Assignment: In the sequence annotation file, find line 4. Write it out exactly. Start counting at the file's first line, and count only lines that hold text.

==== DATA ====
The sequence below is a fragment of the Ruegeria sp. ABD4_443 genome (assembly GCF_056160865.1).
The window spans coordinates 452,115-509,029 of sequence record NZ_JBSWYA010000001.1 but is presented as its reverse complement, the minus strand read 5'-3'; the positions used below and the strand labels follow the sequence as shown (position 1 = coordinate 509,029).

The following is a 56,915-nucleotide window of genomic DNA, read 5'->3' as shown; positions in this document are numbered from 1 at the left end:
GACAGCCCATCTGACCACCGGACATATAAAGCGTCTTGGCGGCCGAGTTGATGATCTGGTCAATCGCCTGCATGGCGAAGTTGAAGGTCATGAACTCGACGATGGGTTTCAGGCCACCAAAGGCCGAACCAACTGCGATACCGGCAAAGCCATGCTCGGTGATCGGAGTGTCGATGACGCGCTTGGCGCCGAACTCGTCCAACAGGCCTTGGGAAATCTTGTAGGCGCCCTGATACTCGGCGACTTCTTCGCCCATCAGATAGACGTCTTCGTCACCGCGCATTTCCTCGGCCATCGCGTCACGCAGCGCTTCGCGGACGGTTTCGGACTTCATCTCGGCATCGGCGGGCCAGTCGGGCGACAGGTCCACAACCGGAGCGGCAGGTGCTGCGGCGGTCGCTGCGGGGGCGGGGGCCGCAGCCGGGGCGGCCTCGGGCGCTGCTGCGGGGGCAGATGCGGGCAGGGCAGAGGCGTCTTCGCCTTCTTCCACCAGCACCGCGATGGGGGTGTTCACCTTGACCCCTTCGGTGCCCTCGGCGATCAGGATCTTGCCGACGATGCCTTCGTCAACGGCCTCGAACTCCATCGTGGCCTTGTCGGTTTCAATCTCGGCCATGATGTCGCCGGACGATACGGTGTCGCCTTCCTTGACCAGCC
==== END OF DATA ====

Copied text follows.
GACAGCCCATCTGACCACCGGACATATAAAGCGTCTTGGCGGCCGAGTTGATGATCTGGTCAATCGCCTGCATGGCGAAGTTGAAGGTCATGAACTCGACGATGGGTTTCAGGCCACCAAAGGCCGAACCAACTGCGATACCGGCAAAGCCATGCTCGGTGATCGGAGTGTCGATGACGCGCTTGGCGCCGAACTCGTCCAACAGGCCTTGGGAAATCTTGTAGGCGCCCTGATACTCGGCGACTTCTTCGCCCATCAGATAGACGTCTTCGTCACCGCGCATTTCCTCGGCCATCGCGTCACGCAGCGCTTCGCGGACGGTTTCGGACTTCATCTCGGCATCGGCGGGCCAGTCGGGCGACAGGTCCACAACCGGAGCGGCAGGTGCTGCGGCGGTCGCTGCGGGGGCGGGGGCCGCAGCCGGGGCGGCCTCGGGCGCTGCTGCGGGGGCAGATGCGGGCAGGGCAGAGGCGTCTTCGCCTTCTTCCACCAGCACCGCGATGGGGGTGTTCACCTTGACCCCTTCGGTGCCCTCGGCGATCAGGATCTTGCCGACGATGCCTTCGTCAACGGCCTCGAACTCCATCGTGGCCTTGTCGGTTTCAATCTCGGCCATGATGTCGCCGGACGATACGGTGTCGCCTTCCTTGACCAGCC